Tuesday 04 June 2013

Bible Book:

“The next day he took out two denarii, gave them to the innkeeper and said, ‘Take care of him; and when I come back, I will repay you whatever more you spend.’” (v. 35)

Luke 10:25-37 Tuesday 4 June 2013


Earlier this year I visited Ethiopia, a country, I sensed, onthe cusp of vital change and development, and yet its recenthistory has been one of great famine and hardship. As the group Iwas traveling with prepared to leave Ethiopia we listened to awoman who had seen the worst and some of the best of what life hasto offer, and she asked us to be witnesses to and for the people ofEthiopia.

The Good Samaritan was a witness to the worst behaviours ofhumankind. To ignore and behave with selfish intent are some of themost abhorrent behaviours we so often see today and which areopposite to the message of the gospel (the good news of the loveand new life offered by Christ).

The Good Samaritan was witness to the needs of the attacked manand to those who assisted him in seeing that the injured travellerwas restored to good health. He enabled local people to do theright thing without interfering in their daily lives.

While we travelled across Ethiopia, our white skin attractedthose in need because it announced our wealth. We could have divedinto our pockets and handed out Ethiopian birr (the Ethiopiancurrency), but that would be a quick fix and as damaging as anyintoxicant and depriving us of the opportunity to understand thesituation fully.

Ethiopia is opening up and taking charge of its own destiny. Itis both an exciting and challenging time for them. Those who arebear witness to its peoples and enable local people to have a lifeare behaving like the Good Samaritan:

  • Susan Aitchison left Scotland some years ago and enabled localpeople to set up a local school in Lalibela, where some of thestudents have now graduated. One of these is now working with herin a new restaurant which will, Susan envisages, be completelystaffed by local people. Then Susan can retire knowing that she hasbeen a Good Samaritan with her skills and talents.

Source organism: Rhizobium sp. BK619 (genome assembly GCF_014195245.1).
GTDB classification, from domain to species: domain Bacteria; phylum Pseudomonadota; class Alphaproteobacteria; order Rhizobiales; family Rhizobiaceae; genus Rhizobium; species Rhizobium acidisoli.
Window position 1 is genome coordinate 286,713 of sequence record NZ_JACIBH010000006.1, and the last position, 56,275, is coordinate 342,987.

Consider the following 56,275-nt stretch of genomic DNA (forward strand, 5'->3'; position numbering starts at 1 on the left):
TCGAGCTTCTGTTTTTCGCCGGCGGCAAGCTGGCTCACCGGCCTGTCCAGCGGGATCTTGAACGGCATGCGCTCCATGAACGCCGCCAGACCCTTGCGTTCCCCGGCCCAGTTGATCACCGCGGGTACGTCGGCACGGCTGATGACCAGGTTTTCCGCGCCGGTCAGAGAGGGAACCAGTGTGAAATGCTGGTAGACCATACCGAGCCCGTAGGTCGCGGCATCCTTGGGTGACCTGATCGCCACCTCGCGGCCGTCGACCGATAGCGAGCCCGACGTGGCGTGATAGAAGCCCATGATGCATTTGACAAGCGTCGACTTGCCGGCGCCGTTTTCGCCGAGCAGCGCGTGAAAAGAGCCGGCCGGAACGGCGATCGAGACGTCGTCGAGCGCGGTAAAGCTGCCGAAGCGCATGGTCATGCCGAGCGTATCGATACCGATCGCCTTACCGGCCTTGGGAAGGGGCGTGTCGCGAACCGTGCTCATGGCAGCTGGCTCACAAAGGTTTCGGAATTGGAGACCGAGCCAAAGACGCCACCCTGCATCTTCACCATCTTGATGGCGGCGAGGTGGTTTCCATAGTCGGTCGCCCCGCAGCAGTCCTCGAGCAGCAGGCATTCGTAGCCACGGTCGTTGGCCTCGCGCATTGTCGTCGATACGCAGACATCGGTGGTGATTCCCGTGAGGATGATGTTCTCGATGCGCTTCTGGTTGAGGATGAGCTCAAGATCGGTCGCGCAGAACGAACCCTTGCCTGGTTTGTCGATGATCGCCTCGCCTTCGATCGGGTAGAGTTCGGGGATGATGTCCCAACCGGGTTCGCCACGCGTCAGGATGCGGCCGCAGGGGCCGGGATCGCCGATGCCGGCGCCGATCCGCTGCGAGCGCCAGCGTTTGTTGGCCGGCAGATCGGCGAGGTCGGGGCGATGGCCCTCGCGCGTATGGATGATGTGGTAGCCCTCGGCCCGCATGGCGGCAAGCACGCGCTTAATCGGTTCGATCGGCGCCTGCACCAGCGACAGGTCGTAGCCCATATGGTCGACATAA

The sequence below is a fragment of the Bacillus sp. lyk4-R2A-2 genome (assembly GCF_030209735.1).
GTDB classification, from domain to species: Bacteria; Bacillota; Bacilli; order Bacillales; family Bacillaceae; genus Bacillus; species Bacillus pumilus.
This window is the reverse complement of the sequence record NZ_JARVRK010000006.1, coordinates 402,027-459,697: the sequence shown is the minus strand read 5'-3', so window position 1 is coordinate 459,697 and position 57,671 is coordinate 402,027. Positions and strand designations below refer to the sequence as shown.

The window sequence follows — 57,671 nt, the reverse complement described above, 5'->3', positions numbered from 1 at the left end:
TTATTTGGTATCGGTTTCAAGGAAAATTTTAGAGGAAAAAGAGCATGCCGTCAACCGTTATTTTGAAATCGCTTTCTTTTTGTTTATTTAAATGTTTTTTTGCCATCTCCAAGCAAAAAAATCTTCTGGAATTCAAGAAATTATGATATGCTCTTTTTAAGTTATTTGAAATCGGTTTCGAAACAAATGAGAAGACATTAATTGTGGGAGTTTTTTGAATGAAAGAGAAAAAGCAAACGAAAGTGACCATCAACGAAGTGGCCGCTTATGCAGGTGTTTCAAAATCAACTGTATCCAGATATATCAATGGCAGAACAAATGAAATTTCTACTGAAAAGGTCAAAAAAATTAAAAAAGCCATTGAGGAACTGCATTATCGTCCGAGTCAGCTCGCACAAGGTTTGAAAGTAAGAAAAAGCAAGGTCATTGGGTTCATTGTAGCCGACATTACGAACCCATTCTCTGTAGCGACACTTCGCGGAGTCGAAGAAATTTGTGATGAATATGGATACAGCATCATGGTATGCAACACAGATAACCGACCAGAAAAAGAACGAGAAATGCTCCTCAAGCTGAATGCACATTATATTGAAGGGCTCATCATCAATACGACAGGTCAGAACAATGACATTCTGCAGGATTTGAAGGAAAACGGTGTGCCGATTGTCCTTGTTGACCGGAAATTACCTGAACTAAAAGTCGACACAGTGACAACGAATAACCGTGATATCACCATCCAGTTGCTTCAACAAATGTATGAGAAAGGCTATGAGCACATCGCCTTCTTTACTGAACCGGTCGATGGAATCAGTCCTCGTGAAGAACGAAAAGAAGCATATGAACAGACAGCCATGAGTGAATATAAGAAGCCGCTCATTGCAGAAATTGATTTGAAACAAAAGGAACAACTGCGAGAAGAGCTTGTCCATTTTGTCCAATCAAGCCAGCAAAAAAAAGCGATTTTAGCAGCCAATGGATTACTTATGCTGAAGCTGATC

• In the last year MRDF (Methodist Relief and Development Fund)has set up a beekeeping project in a remote region of Ethiopiawhich has enabled local people to generate their own income, andlearn skills which they can transfer to other projects.
  • Habitat for Humanity is working with local people to buildtheir own homes in communities where the weakest are strengthenedby the help and support of neighbours. And schools have becomecentres for local communities by setting up projects for adultsthat give them skills and an income, while their children arereceiving an education.

As Ethiopia is enabled to trust other organisations so that itdoes not lose its own identity, its recognised bad culturalpractices are being challenged by her own people because they havewitnessed the changes that others can offer as positive waysforward for them.

To Ponder

  • What does being a witness or a Good Samaritan mean to you interms of the needs of some of the poorest in the world?
  • Being a witness to and for the people of any developing nation,carries a significant responsibility. How do we attend to the needsof people without interfering in their identity or causing furtherdependence?

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